Game Drive Etiquette
Know what to do (and what not) when out spotting game. Follow these guidelines and you’ll have a magical experience
All too often, accidents occur in game reserves that could have been easily avoided if visitors followed simple rules and etiquette. Drivers have to be extra vigilant and cautious in these areas, as animals can run across the roads or behave erratically. Drivers are often too distracted searching the horizon for a sign of movement to notice creatures popping out in front of the bonnet.
›› The number-one rule: stay in your vehicle at all times, unless you’re at designated picnic spots, viewing sites or rest camps.
›› Stick to the speed limit. You’re far more likely to spot animals when you take it slowly.
›› Look out for animals on, or crossing, roads. Reptiles often seek warmth on the tar and are well camouflaged, making them easy targets. There are no fences surrounding the road, so animals are free to walk in and across. And they always have right of way.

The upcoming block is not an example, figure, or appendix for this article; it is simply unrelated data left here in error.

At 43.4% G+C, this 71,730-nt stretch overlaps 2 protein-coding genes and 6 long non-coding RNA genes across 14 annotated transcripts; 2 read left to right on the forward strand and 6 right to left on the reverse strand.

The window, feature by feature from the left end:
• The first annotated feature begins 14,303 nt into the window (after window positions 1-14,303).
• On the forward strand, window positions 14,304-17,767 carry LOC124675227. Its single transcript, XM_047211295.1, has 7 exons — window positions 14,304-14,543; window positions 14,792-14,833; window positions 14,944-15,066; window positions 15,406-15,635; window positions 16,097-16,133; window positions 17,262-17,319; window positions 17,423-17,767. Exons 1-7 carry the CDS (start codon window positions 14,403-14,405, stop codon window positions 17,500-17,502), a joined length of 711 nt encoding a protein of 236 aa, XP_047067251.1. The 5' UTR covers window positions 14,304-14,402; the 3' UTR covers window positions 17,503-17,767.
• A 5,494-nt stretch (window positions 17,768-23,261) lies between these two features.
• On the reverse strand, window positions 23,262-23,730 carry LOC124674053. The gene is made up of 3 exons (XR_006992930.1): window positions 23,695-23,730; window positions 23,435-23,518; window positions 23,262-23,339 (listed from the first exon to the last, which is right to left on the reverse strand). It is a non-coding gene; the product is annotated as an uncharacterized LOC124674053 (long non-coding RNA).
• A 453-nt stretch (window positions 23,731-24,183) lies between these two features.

›› Never attempt to attract an animal’s attention. Don’t imitate animal sounds, clap your hands or loudly pound the vehicle.
›› Don’t litter. Aside from looking unsightly, it can choke or poison animals.
›› Never stray from roads or demarcated paths.
›› Never feed wild animals. Be especially cautious around monkeys and baboons; keep your windows closed and doors locked when viewing them, as they have been known to rush at cars and jump inside.
›› Enter bird hides quietly to avoid disturbing animals others may be watching. The same applies at watering holes. The animals are at their most vulnerable and therefore alert when drinking, so even slight movement or sounds could scare them off.
At a sighting
When you spot wildlife, pull your car over to the side of the road closest to